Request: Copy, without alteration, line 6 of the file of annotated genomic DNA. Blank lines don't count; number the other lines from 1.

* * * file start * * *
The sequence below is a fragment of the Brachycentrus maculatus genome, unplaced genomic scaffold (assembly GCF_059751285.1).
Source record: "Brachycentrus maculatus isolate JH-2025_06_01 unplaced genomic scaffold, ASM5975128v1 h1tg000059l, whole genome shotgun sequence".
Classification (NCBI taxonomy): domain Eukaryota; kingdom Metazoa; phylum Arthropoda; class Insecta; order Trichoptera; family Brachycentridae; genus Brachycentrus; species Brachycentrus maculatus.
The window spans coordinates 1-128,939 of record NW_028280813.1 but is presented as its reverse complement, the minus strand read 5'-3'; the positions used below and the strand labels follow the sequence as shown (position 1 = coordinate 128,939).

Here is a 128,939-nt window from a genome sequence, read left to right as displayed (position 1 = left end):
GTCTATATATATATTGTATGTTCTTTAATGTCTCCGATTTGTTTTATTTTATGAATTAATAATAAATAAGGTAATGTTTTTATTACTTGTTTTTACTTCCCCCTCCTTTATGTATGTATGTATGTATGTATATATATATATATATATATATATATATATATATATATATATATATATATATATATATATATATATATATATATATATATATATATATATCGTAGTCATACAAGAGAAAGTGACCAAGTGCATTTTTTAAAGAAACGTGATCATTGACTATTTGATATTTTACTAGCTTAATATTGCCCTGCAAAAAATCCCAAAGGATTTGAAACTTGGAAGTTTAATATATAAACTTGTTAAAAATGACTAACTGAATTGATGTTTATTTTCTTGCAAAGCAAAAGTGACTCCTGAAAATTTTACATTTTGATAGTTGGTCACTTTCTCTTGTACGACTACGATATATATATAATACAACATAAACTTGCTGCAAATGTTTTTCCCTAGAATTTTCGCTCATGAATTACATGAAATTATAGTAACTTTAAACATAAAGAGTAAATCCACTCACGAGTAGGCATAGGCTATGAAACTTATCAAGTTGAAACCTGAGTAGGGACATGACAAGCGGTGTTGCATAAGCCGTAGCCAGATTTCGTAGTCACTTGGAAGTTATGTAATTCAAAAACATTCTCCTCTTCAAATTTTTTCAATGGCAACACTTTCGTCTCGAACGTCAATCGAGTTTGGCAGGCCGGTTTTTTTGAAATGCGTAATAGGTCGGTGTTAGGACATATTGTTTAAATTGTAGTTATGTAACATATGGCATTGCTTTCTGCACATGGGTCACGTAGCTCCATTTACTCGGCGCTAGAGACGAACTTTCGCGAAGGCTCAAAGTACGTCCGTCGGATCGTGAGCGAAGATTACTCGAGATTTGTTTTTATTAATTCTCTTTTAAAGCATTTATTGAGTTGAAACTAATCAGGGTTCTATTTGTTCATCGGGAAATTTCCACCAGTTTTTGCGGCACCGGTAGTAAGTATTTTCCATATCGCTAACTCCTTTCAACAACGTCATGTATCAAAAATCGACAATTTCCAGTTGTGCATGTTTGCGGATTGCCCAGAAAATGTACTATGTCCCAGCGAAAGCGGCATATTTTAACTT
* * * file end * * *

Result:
GTCTATATATATATTGTATGTTCTTTAATGTCTCCGATTTGTTTTATTTTATGAATTAATAATAAATAAGGTAATGTTTTTATTACTTGTTTTTACTTCCCCCTCCTTTATGTATGTATGTATGTATGTATATATATATATATATATATATATATATATATATATATATATATATATATATATATATATATATATATATATATATATATATATATATATCGTAGTCATACAAGAGAAAGTGACCAAGTGCATTTTTTAAAGAAACGTGATCATTGACTATTTGATATTTTACTAGCTTAATATTGCCCTGCAAAAAATCCCAAAGGATTTGAAACTTGGAAGTTTAATATATAAACTTGTTAAAAATGACTAACTGAATTGATGTTTATTTTCTTGCAAAGCAAAAGTGACTCCTGAAAATTTTACATTTTGATAGTTGGTCACTTTCTCTTGTACGACTACGATATATATATAATACAACATAAACTTGCTGCAAATGTTTTTCCCTAGAATTTTCGCTCATGAATTACATGAAATTATAGTAACTTTAAACATAAAGAGTAAATCCACTCACGAGTAGGCATAGGCTATGAAACTTATCAAGTTGAAACCTGAGTAGGGACATGACAAGCGGTGTTGCATAAGCCGTAGCCAGATTTCGTAGTCACTTGGAAGTTATGTAATTCAAAAACATTCTCCTCTTCAAATTTTTTCAATGGCAACACTTTCGTCTCGAACGTCAATCGAGTTTGGCAGGCCGGTTTTTTTGAAATGCGTAATAGGTCGGTGTTAGGACATATTGTTTAAATTGTAGTTATGTAACATATGGCATTGCTTTCTGCACATGGGTCACGTAGCTCCATTTACTCGGCGCTAGAGACGAACTTTCGCGAAGGCTCAAAGTACGTCCGTCGGATCGTGAGCGAAGATTACTCGAGATTTGTTTTTATTAATTCTCTTTTAAAGCATTTATTGAGTTGAAACTAATCAGGGTTCTATTTGTTCATCGGGAAATTTCCACCAGTTTTTGCGGCACCGGTAGTAAGTATTTTCCATATCGCTAACTCCTTTCAACAACGTCATGTATCAAAAATCGACAATTTCCAGTTGTGCATGTTTGCGGATTGCCCAGAAAATGTACTATGTCCCAGCGAAAGCGGCATATTTTAACTT